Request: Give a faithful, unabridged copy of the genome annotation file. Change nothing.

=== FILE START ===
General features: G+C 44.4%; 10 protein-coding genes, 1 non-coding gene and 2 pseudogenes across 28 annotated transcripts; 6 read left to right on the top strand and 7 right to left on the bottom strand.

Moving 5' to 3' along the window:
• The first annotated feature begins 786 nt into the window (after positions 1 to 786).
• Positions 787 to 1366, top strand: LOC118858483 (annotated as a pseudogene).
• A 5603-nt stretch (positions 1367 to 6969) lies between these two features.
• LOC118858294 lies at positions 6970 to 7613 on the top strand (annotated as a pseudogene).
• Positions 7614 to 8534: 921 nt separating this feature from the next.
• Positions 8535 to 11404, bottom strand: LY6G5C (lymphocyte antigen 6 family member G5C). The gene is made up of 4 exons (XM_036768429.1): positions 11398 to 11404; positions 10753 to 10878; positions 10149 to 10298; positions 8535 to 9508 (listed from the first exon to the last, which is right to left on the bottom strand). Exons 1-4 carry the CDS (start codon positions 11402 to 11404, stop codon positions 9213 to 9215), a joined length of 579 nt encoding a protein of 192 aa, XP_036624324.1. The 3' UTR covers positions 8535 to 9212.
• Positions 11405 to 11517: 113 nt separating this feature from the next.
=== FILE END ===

General features: G+C 44.4%; 10 protein-coding genes, 1 non-coding gene and 2 pseudogenes across 28 annotated transcripts; 6 read left to right on the top strand and 7 right to left on the bottom strand.

Moving 5' to 3' along the window:
• The first annotated feature begins 786 nt into the window (after positions 1 to 786).
• Positions 787 to 1366, top strand: LOC118858483 (annotated as a pseudogene).
• A 5603-nt stretch (positions 1367 to 6969) lies between these two features.
• LOC118858294 lies at positions 6970 to 7613 on the top strand (annotated as a pseudogene).
• Positions 7614 to 8534: 921 nt separating this feature from the next.
• Positions 8535 to 11404, bottom strand: LY6G5C (lymphocyte antigen 6 family member G5C). The gene is made up of 4 exons (XM_036768429.1): positions 11398 to 11404; positions 10753 to 10878; positions 10149 to 10298; positions 8535 to 9508 (listed from the first exon to the last, which is right to left on the bottom strand). Exons 1-4 carry the CDS (start codon positions 11402 to 11404, stop codon positions 9213 to 9215), a joined length of 579 nt encoding a protein of 192 aa, XP_036624324.1. The 3' UTR covers positions 8535 to 9212.
• Positions 11405 to 11517: 113 nt separating this feature from the next.